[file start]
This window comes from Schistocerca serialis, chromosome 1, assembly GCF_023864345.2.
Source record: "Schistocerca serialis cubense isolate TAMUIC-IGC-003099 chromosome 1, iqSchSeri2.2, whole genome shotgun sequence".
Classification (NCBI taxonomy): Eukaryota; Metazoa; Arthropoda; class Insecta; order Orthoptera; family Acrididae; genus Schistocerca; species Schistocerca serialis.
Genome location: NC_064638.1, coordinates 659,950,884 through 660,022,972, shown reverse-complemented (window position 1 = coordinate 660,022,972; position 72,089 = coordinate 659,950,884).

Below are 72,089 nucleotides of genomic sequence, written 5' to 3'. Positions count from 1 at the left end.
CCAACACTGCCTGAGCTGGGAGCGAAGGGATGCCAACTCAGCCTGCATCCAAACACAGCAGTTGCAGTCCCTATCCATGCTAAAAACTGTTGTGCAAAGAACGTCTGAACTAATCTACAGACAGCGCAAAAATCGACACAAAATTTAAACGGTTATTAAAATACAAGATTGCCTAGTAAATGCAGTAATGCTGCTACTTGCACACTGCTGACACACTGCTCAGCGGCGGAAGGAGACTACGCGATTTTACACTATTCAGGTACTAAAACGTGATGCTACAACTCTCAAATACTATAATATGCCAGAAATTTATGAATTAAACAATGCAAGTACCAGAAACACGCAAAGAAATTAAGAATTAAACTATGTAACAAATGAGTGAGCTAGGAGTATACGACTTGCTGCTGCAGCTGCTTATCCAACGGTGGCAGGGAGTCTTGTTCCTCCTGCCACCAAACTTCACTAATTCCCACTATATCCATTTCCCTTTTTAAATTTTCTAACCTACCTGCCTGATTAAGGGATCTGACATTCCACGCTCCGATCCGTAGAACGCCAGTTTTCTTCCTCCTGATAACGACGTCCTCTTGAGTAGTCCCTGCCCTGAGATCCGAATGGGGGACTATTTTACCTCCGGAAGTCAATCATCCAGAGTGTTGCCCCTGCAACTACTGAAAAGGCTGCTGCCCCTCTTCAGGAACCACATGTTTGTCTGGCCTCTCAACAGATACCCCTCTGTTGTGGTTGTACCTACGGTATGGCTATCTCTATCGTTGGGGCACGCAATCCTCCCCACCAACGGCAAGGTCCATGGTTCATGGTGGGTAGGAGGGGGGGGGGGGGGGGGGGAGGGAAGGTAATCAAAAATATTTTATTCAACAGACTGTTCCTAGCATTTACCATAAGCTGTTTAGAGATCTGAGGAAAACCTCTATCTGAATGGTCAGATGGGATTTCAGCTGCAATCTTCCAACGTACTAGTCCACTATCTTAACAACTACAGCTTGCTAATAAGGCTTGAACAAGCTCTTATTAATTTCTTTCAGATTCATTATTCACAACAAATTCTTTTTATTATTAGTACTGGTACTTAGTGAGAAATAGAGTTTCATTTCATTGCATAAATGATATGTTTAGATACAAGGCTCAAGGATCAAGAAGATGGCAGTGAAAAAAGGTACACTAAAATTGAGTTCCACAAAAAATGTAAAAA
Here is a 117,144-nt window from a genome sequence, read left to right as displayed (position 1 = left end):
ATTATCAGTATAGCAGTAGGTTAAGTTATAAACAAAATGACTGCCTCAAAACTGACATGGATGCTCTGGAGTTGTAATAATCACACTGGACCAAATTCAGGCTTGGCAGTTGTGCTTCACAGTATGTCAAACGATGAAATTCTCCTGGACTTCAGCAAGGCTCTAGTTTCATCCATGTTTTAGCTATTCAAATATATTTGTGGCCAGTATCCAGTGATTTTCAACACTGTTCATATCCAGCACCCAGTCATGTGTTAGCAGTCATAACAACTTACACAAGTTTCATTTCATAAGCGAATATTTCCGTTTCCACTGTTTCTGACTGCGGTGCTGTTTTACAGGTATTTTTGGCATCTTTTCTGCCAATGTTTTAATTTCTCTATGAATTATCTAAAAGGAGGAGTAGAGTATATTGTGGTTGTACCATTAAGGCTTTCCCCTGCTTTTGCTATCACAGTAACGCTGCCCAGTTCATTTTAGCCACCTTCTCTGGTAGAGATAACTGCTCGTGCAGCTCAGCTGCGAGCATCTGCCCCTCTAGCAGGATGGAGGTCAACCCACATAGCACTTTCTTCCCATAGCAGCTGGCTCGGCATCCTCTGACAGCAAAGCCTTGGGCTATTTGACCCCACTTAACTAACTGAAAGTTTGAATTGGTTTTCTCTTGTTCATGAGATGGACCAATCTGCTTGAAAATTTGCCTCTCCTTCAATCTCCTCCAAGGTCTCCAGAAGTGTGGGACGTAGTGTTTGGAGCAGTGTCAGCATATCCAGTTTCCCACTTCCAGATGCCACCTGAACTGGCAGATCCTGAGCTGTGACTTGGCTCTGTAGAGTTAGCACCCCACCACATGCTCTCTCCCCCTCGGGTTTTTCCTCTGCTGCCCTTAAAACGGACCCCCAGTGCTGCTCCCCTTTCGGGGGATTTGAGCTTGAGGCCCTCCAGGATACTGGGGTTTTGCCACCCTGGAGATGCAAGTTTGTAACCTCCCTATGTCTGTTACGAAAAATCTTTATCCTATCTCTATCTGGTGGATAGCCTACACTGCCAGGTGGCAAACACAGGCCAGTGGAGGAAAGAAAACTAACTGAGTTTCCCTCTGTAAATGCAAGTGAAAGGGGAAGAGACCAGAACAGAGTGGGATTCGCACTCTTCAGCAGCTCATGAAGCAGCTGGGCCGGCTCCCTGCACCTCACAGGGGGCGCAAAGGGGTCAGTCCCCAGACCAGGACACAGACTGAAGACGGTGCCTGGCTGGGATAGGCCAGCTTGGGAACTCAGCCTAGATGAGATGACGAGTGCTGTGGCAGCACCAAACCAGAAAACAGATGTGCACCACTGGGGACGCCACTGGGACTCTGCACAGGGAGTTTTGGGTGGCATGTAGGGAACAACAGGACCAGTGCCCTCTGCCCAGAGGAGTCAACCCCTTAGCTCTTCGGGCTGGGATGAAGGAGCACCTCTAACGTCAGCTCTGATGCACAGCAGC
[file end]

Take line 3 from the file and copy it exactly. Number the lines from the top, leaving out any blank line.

Classification (NCBI taxonomy): Eukaryota; Metazoa; Arthropoda; class Insecta; order Orthoptera; family Acrididae; genus Schistocerca; species Schistocerca serialis.